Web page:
A rebellious nun and her musical defiance


Lucrezia Orsina Vizzana is saved from obscurity in this tapestry of convent life.

In Laurel Thatcher Ulrich’s famous maxim, well-behaved women seldom make history. Lucrezia Orsina Vizzana is no exception.

Born in 1590, she entered Bologna’s Santa Cristina della Fondazza convent at 8 years old. Although Vizzana may be a mere footnote to the Italian Renaissance almost 350 years after her death, she was no ordinary nun. She had a gift for music and, with it, a knack for raising hell.

Following his signature theme of the subversive sister, Washington University music professor Craig A. Monson, author of Nuns Behaving Badly, has woven a rich tapestry of cultural life, religious history and gender politics that puts Whoopi Goldberg’s shenanigans in Sister Act to shame. Divas in the Convent, a reconfigured version of an earlier academic book, primarily focuses on the story of Vizzana, the only nun in Bologna ever to be published and whose motets challenged the deeply rooted patriarchal structure of the Catholic Church.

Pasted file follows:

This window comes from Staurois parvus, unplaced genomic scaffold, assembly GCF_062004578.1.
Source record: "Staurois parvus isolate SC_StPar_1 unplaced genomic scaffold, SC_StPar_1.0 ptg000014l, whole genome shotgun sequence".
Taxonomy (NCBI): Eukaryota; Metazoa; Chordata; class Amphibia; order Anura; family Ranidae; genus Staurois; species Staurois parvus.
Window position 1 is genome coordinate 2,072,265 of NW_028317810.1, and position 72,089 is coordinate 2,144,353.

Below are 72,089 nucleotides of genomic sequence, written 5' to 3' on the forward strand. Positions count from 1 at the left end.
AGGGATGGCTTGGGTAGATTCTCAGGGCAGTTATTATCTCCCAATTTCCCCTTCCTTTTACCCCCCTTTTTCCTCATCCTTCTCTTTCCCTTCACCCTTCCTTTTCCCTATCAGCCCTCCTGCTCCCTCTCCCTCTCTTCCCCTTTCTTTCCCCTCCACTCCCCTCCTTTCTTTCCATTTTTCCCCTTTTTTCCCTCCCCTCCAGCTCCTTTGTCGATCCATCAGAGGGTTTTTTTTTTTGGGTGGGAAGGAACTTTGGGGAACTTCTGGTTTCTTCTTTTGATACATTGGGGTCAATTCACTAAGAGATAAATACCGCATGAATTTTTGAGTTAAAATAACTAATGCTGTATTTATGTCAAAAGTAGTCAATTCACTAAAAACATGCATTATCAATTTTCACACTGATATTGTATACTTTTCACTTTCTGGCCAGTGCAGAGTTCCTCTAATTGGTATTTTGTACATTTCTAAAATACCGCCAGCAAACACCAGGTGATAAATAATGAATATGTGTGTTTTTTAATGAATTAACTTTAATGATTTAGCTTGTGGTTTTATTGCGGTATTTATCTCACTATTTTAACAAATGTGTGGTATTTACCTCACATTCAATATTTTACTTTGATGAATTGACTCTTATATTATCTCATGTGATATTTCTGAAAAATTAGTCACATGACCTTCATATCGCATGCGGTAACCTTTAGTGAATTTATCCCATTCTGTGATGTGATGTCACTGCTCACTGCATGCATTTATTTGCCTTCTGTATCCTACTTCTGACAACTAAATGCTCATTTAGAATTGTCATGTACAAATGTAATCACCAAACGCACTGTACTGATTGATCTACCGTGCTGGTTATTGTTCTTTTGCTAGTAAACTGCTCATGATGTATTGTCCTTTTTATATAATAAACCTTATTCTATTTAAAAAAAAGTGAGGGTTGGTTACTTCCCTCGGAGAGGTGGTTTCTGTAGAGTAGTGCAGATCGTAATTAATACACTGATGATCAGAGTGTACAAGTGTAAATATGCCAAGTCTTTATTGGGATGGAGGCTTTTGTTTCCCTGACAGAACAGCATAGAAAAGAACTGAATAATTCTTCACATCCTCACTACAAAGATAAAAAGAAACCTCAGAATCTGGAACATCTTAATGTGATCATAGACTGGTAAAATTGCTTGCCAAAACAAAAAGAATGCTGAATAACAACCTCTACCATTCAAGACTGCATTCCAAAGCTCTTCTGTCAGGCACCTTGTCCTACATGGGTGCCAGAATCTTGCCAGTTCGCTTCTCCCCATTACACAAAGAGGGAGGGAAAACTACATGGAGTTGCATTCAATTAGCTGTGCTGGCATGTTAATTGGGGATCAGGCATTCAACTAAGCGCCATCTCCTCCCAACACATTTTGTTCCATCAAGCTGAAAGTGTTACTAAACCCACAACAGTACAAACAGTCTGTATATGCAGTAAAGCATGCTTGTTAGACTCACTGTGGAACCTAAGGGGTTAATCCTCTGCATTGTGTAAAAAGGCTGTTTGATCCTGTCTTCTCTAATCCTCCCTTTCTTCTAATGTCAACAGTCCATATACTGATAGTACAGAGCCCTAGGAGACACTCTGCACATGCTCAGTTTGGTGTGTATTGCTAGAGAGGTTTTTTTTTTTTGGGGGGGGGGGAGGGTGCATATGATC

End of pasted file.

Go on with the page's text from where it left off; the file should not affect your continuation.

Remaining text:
Set in what Monson describes as the “sexually segregated, constricted sphere” of the convent, the book explains how music challenged the Council of Trent’s harsh stipulation that nuns remain behind “impenetrable walls.” This, he writes, “is a tale of these women’s attempts for most of a century to maintain some autonomy and some room to maneuver within an often-conflicting religious conformity imposed by the external, patriarchal Catholic hierarchy. To that hierarchy it became — and perhaps still is — a story of willful defiance.”

In the end, that “willful defiance” came with a hefty price, and no one paid it more dearly than Lucrezia Vizzana. Music drove the nuns of Santa Cristina into a frenzy of intellectual activity, and Rome launched an investigation into the convent that had become a hotbed of feminine agency. In the midst of this turmoil, Vizzana was driven into insanity and away from the music she loved.

Monson has rescued Vizzana and her colleagues from obscurity — and reminded us of music’s power to uplift, to challenge and to transform.

James McAuley reviewed this book for The Washington Post.

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